A growing opportunity for Australian green energy start-ups exists in Malaysia due to the size of the country’s palm oil industry, according to the Australian Institute of Commercialisation.
The AIC has linked up with the Clean Technology Innovation Centre to help clean tech companies identify commercial opportunities as part of the Federal Government’s Enterprise Connect initiative.
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According to the AIC, Malaysia produces significant quantities of waste from palm oil extraction and processing, said to be highly damaging to the environment.
“There are some 400 palm oil mills in Malaysia, each with the potential to generate an average of one megawatt of renewable energy from its liquid waste stream,” the AIC says.
“Apart from the obvious market opportunity, there are incentives to collaborate with local partners on R&D where the benefit can be realised by Malaysians.”
“The Malaysian Government is an active supporter of developing new knowledge and value from applied research that leads to commercial outcomes of benefit to Malaysian industry, particularly in biotechnology sectors.”
AIC deputy chief executive John Kapeleris says Malaysia is keen to eliminate its reliance on palm oil water.
“One of Malaysia’s key focuses is on concentrating that dependence to other energy sources. Solar energy [is a priority]… Another opportunity is around wind farms and wind energy, and also tidal energy,” Kapeleris says.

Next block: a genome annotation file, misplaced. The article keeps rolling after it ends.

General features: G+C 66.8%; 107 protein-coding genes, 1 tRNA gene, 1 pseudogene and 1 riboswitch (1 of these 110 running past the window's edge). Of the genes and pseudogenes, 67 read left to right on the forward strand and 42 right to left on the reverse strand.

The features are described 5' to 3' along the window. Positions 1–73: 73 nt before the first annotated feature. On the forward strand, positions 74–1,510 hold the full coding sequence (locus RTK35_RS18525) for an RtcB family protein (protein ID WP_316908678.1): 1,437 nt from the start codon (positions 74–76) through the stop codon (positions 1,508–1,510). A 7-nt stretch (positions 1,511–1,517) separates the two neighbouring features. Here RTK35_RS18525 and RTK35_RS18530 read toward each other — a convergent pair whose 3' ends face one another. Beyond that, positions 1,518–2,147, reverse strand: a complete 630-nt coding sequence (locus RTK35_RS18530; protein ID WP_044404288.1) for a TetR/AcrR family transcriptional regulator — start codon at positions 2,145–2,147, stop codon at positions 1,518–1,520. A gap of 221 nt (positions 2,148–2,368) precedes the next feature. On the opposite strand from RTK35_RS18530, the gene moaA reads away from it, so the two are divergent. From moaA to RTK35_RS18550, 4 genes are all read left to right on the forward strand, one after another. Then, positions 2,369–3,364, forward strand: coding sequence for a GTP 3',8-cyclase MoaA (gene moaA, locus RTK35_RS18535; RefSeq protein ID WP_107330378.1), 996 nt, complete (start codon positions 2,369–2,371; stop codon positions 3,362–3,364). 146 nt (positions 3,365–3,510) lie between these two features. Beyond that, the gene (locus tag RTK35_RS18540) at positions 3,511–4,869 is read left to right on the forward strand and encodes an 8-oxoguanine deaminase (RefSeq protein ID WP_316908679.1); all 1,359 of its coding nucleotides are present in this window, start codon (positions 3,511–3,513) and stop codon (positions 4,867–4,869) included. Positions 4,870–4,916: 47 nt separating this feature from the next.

“One of the projects we’ve investigating is the possibility of developing algae-based bio-fuels in Malaysia, utilising Australian knowhow.”
Kapeleris says the AIC is looking for Australian companies that possess a specific capability or “piece of the puzzle”.
The AIC has developed a draft value chain for algae-based bio-fuels production, consisting of the following areas: research, development, production, extraction, processing and refining.
According to Kapeleris, there are only pilot production plans in Australia, which represents a big gap in the market.
“If organisations are looking [at commercialisation] or have a piece of the puzzle, then there is an opportunity to access international opportunities in bio-fuels,” he says.
The AIC recently helped serial entrepreneur Lionel Freedman develop the first Australian technology that converts the by-product of liquid waste streams into renewable energy.
After establishing and managing Quantum Bio Energy, Freedman shifted focus to explore opportunities to apply the technology into the Asian market.
He targeted Malaysia’s palm oil waste sector, and formed Bio Renewable Solutions as a new venture to capitalise on this growth.
Freedman says the AIC’s assistance, via the Partner Linkage Service, provided the company with new connections to take its technology to Malaysia.
“These connections and facilitation supported our efforts to break into the Malaysian market, which would have otherwise been much more protracted and time-consuming,” Freedman says.